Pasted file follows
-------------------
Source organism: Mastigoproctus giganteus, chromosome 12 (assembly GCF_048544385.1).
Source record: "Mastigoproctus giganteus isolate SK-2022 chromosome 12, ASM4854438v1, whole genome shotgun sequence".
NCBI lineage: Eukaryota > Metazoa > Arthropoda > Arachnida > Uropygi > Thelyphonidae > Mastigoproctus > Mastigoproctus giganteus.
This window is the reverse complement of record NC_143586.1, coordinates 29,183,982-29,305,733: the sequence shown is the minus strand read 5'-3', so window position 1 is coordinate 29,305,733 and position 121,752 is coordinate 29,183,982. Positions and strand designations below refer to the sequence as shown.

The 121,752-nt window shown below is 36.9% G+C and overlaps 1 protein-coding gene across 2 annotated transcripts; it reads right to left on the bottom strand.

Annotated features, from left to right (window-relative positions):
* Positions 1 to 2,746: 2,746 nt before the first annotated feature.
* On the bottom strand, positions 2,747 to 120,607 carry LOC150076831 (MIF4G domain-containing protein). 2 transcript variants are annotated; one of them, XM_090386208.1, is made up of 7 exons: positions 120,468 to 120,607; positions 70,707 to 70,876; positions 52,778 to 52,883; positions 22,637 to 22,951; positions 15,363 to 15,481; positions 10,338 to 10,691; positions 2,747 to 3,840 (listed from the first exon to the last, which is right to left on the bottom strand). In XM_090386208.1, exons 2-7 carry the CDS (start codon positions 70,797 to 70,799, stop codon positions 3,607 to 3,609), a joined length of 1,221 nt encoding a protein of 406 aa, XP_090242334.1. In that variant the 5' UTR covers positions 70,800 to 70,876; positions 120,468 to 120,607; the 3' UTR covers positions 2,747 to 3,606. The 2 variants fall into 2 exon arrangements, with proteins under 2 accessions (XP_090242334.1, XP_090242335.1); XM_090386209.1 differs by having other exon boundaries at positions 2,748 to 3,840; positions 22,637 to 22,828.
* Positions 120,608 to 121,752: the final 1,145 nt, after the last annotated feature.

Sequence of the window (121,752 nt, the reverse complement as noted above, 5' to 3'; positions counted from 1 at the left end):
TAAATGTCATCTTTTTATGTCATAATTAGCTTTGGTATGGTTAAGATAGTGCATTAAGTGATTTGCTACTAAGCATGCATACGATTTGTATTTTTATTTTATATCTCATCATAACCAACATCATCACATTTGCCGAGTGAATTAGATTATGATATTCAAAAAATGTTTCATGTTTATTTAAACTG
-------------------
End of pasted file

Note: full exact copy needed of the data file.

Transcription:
Source organism: Mastigoproctus giganteus, chromosome 12 (assembly GCF_048544385.1).
Source record: "Mastigoproctus giganteus isolate SK-2022 chromosome 12, ASM4854438v1, whole genome shotgun sequence".
NCBI lineage: Eukaryota > Metazoa > Arthropoda > Arachnida > Uropygi > Thelyphonidae > Mastigoproctus > Mastigoproctus giganteus.
This window is the reverse complement of record NC_143586.1, coordinates 29,183,982-29,305,733: the sequence shown is the minus strand read 5'-3', so window position 1 is coordinate 29,305,733 and position 121,752 is coordinate 29,183,982. Positions and strand designations below refer to the sequence as shown.

The 121,752-nt window shown below is 36.9% G+C and overlaps 1 protein-coding gene across 2 annotated transcripts; it reads right to left on the bottom strand.

Annotated features, from left to right (window-relative positions):
* Positions 1 to 2,746: 2,746 nt before the first annotated feature.
* On the bottom strand, positions 2,747 to 120,607 carry LOC150076831 (MIF4G domain-containing protein). 2 transcript variants are annotated; one of them, XM_090386208.1, is made up of 7 exons: positions 120,468 to 120,607; positions 70,707 to 70,876; positions 52,778 to 52,883; positions 22,637 to 22,951; positions 15,363 to 15,481; positions 10,338 to 10,691; positions 2,747 to 3,840 (listed from the first exon to the last, which is right to left on the bottom strand). In XM_090386208.1, exons 2-7 carry the CDS (start codon positions 70,797 to 70,799, stop codon positions 3,607 to 3,609), a joined length of 1,221 nt encoding a protein of 406 aa, XP_090242334.1. In that variant the 5' UTR covers positions 70,800 to 70,876; positions 120,468 to 120,607; the 3' UTR covers positions 2,747 to 3,606. The 2 variants fall into 2 exon arrangements, with proteins under 2 accessions (XP_090242334.1, XP_090242335.1); XM_090386209.1 differs by having other exon boundaries at positions 2,748 to 3,840; positions 22,637 to 22,828.
* Positions 120,608 to 121,752: the final 1,145 nt, after the last annotated feature.

Sequence of the window (121,752 nt, the reverse complement as noted above, 5' to 3'; positions counted from 1 at the left end):
TAAATGTCATCTTTTTATGTCATAATTAGCTTTGGTATGGTTAAGATAGTGCATTAAGTGATTTGCTACTAAGCATGCATACGATTTGTATTTTTATTTTATATCTCATCATAACCAACATCATCACATTTGCCGAGTGAATTAGATTATGATATTCAAAAAATGTTTCATGTTTATTTAAACTG